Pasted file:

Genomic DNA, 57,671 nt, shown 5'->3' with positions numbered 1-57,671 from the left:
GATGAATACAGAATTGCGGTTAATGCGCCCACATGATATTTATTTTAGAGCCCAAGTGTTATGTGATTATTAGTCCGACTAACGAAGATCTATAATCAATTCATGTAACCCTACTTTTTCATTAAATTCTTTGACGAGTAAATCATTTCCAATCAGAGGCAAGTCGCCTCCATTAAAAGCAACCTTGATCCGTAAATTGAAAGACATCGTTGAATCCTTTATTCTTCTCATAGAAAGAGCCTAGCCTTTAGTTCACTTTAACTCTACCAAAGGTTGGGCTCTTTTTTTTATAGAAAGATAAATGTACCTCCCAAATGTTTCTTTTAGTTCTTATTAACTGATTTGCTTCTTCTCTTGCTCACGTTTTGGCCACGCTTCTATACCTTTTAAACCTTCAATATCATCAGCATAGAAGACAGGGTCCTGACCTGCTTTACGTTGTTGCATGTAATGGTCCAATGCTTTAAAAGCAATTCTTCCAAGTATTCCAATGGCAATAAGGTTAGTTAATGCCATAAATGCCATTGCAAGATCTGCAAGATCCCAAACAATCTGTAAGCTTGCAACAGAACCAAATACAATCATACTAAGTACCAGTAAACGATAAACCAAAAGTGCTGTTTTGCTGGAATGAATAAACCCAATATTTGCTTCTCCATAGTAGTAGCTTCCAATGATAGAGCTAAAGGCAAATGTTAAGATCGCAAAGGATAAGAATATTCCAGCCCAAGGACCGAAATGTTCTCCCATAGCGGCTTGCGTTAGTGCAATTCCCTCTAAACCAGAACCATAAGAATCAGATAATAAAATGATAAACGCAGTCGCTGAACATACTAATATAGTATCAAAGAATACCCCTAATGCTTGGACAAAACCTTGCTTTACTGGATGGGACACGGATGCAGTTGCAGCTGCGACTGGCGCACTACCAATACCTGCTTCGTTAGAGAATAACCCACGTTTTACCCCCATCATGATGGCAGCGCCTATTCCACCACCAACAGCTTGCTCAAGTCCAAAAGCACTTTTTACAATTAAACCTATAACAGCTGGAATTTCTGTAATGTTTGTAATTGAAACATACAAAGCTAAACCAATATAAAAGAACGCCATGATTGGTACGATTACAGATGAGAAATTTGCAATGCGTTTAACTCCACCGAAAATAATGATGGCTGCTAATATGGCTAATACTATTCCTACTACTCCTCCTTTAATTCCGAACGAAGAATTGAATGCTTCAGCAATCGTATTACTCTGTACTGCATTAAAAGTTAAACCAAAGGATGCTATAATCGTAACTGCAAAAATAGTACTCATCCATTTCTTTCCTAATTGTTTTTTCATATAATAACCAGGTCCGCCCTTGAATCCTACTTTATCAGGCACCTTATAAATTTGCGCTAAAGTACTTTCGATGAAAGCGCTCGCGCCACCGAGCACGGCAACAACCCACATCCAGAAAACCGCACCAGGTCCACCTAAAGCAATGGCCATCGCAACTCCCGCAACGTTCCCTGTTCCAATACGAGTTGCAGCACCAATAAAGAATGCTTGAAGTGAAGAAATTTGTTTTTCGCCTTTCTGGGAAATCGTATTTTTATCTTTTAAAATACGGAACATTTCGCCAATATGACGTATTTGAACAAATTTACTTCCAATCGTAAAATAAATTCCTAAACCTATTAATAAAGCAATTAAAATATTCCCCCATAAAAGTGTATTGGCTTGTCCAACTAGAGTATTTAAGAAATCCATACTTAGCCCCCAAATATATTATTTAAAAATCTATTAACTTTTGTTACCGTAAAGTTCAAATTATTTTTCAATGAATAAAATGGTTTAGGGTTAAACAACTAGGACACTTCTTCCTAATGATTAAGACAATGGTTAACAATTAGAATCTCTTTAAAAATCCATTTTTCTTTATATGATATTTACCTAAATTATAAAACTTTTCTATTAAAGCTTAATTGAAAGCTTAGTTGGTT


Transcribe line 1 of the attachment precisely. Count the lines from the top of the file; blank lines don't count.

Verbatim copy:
Genomic DNA, 57,671 nt, shown 5'->3' with positions numbered 1-57,671 from the left: